How Long Can Halcion (Triazolam) Be Detected In Your System?

Halcion is a benzodiazepine medication that’s typically prescribed as a short-term sleep aid. The drug can be detected in a person’s system for about 1 to 2 days. It has the potential to become addicting, but safe when used as prescribed.

How Long Does Halcion Stay In Your System?

The average drug test detection times for Halcion range from 1 day to 90 days, depending on the type of testing utilized.

Despite being a commonly prescribed type of drug, benzodiazepines medications such as lorazepam, Klonopin, and Halcion have a high potential for abuse due to their euphoric effects.

Learn about the detection times for each type of testing below.

Halcion (Triazolam) Detection Times

Halcion may be detected in your system using a urine test, saliva drug screen, blood test, or hair test. False-positive results are unlikely but possible.

How Long Does Halcion Stay In Your Urine?

The length of time a urine test can detect Triazolam is 2 days. This is because it is a short-acting benzodiazepine drug and leaves the body quickly.

How Long Does Halcion Stay In Your Saliva?

Oral fluid tests can yield positive results for 2.5 days after the last use of Halcion. It does this by measuring the number of metabolites in the saliva.

How Long Does Halcion Stay In Your Blood?

Blood testing for benzodiazepines is fairly rare, as the detection window is smaller than other forms of testing. It can be detected for up to 24 hours in the blood.

This form of testing is sometimes used in the case of accidents and medical emergencies, however, as the person being tested does not have to be conscious to be tested.

How Long Does Halcion Stay In Your Hair?

Hair tests are the longest forms of toxicology testing and can detect Halcion for 30 to 90 days. Even longer form tests are possible depending on the circumstances.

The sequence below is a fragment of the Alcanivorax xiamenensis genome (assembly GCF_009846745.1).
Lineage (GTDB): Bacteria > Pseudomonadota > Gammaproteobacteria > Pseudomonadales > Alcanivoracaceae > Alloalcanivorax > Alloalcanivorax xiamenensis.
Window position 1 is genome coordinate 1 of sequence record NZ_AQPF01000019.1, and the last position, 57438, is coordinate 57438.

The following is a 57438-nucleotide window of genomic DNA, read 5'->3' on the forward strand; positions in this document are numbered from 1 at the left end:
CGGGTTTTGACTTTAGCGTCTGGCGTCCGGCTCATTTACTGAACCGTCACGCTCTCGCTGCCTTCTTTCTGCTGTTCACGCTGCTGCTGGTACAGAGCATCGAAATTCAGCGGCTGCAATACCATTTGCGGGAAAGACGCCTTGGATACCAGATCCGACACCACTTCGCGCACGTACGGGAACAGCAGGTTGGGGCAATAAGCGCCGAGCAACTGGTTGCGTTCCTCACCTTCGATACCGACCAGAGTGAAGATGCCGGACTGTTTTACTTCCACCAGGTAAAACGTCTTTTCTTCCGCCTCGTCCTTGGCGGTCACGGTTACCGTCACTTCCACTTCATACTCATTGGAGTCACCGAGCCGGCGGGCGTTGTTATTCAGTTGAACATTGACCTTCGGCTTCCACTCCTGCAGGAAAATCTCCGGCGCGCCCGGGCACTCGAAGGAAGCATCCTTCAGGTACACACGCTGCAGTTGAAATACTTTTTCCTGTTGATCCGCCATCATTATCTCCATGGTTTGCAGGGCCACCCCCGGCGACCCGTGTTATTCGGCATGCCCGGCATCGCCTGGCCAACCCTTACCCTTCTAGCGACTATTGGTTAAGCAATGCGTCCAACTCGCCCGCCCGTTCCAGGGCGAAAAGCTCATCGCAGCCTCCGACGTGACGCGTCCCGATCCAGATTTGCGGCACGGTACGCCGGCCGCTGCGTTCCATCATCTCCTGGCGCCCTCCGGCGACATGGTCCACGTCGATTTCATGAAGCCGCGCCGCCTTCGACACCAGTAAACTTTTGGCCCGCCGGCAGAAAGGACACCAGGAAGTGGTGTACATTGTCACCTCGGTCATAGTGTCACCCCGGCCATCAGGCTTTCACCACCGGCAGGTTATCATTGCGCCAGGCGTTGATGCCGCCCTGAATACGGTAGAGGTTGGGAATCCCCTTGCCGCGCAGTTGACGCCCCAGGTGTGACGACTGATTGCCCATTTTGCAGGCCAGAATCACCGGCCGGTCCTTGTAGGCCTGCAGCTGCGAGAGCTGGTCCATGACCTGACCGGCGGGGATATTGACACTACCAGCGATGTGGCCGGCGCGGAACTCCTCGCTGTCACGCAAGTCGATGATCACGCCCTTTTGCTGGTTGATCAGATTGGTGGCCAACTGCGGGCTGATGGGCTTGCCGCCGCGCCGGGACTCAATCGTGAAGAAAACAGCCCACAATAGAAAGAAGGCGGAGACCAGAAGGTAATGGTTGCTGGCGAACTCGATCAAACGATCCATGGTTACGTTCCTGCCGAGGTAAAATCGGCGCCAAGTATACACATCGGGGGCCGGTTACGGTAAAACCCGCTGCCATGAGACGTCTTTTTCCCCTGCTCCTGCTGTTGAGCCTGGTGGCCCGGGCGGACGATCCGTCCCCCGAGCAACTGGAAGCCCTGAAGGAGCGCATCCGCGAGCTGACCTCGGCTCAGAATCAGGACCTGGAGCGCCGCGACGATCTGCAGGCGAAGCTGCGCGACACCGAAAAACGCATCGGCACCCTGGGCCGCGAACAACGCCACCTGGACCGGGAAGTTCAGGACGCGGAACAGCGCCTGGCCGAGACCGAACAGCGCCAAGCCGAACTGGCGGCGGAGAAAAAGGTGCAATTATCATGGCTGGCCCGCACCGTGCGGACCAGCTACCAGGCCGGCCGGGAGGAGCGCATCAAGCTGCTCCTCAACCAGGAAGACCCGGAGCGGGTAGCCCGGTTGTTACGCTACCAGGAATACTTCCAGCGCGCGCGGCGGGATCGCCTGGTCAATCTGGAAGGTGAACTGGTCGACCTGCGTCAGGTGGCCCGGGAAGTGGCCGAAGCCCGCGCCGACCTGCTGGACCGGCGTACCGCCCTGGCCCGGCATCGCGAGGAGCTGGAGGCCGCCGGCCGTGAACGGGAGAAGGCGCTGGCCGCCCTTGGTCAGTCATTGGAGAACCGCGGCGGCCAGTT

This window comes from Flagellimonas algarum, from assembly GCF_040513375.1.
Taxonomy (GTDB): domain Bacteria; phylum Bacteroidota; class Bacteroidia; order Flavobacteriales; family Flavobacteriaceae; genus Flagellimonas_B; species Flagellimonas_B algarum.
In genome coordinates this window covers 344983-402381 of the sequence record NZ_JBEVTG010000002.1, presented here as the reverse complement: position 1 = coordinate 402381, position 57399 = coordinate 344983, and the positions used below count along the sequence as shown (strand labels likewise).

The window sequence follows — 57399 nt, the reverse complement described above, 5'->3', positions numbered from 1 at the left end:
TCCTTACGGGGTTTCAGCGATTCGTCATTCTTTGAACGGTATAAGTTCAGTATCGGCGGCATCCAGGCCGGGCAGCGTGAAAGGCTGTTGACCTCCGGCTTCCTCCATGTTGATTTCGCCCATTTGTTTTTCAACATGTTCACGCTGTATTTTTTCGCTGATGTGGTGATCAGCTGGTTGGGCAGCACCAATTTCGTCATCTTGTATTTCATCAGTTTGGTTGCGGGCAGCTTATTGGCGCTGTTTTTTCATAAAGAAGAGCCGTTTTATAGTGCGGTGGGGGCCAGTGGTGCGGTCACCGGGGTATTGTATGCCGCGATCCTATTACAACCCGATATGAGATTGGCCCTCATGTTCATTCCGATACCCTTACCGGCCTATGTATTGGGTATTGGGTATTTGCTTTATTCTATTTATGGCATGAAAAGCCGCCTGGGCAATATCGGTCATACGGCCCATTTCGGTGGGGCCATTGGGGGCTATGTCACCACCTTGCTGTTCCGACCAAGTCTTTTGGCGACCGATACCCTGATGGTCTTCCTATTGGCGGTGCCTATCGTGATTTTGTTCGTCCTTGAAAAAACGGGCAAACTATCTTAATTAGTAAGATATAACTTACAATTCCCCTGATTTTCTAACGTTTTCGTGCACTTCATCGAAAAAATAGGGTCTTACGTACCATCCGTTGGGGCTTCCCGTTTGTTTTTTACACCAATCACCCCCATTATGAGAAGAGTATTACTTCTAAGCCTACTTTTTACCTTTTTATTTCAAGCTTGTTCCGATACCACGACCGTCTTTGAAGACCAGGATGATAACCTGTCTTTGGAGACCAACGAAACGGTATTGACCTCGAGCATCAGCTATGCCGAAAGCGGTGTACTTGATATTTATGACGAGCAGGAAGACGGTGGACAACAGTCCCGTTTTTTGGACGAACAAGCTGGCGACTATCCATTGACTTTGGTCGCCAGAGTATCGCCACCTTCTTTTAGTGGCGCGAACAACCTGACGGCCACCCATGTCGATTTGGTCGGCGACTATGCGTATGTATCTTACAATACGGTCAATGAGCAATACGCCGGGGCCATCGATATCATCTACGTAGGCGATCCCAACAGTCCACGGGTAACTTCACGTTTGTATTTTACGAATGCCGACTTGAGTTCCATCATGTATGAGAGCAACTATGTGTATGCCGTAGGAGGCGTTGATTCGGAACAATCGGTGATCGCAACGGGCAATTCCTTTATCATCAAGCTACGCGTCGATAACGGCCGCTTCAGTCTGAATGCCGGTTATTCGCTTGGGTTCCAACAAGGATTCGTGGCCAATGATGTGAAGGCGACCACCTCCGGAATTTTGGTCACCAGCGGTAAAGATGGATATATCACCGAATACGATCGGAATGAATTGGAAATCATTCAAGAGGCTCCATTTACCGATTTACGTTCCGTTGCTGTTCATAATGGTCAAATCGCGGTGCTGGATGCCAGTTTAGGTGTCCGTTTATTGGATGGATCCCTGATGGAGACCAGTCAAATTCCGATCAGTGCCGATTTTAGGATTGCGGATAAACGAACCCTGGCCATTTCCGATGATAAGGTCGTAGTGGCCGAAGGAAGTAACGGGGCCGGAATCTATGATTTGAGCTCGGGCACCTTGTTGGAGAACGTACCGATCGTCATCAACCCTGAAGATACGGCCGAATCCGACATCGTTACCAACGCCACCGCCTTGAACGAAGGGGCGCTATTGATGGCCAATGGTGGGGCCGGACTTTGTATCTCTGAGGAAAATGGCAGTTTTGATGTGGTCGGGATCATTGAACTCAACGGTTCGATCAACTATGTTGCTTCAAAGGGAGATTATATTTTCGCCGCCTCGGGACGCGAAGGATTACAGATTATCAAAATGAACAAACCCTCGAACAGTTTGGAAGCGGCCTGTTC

Is Halcion (Triazolam) A Controlled Substance?

Halcion, like many other central nervous system depressants, are considered potential drugs of abuse.

It is classified as a controlled substance by the U.S. Food and Drug Administration (FDA).

Halcion is a Schedule IV drug, meaning it is considered to be less addicting than barbiturates, opioids, opiates, methamphetamine, or amphetamine stimulants.

Other benzodiazepine drugs in this schedule include Xanax and clonazepam.

As a controlled substance, Triazolam is taken for short periods, usually 7 to 10 days. You should not take triazolam for more than 2 to 3 weeks without permission from your doctor.

Factors That Affect How Long Halcion (Triazolam) Stays In Your System

Triazolam is an oral tablet that is most often used to help with insomnia. It is typically prescribed once daily at bedtime to promote sleep.

Halcion stays in a person’s system for a shorter time than other benzos because it’s short-acting. It has a half-life of 2 to 3 hours, meaning half of the drug will dissipate in that time.

Intermediate-acting drugs like Alprazolam and temazepam, or long-acting drugs like diazepam and nordiazepam, tend to stay in the body longer.

Other factors that can affect how long Halcion stays in your system include:

  • age
  • weight
  • gender
  • fluid intake
  • drug dosage
  • how frequently it’s taken
  • whether the drug was taken with other substances

Halcion Side Effects

Halcion can have a number of physical and mental side effects.

Common side effects of this drug include:

  • weakness or tiredness
  • dizziness
  • clumsiness or unsteadiness

Less common side effects include:

  • headache, lightheadedness, or fainting
  • increased dreaming
  • loss of memory and confusion
  • nausea and vomiting
  • depression or mood changes
  • movement difficulty, including muscle cramps and tremors

Halcion should not be used while taking methadone, buprenorphine, or fentanyl unless specifically instructed by your doctor.

Find Treatment For Halcion Addiction

If you or a loved one are overcoming an addiction to Halcion, substance abuse treatment is available.

Spring Hill Recovery Center offers several treatment programs, including drug detoxification, partial hospitalization programs, and inpatient drug rehab.

Your mental health is worth it. Call us today to start your journey to recovery with help from licensed behavioral health care professionals.

Written by Spring Hill Editorial Team

Published on: March 1, 2022

©2022 Spring Hill Recovery Center | All Rights Reserved

This page does not provide medical advice.

Article Sources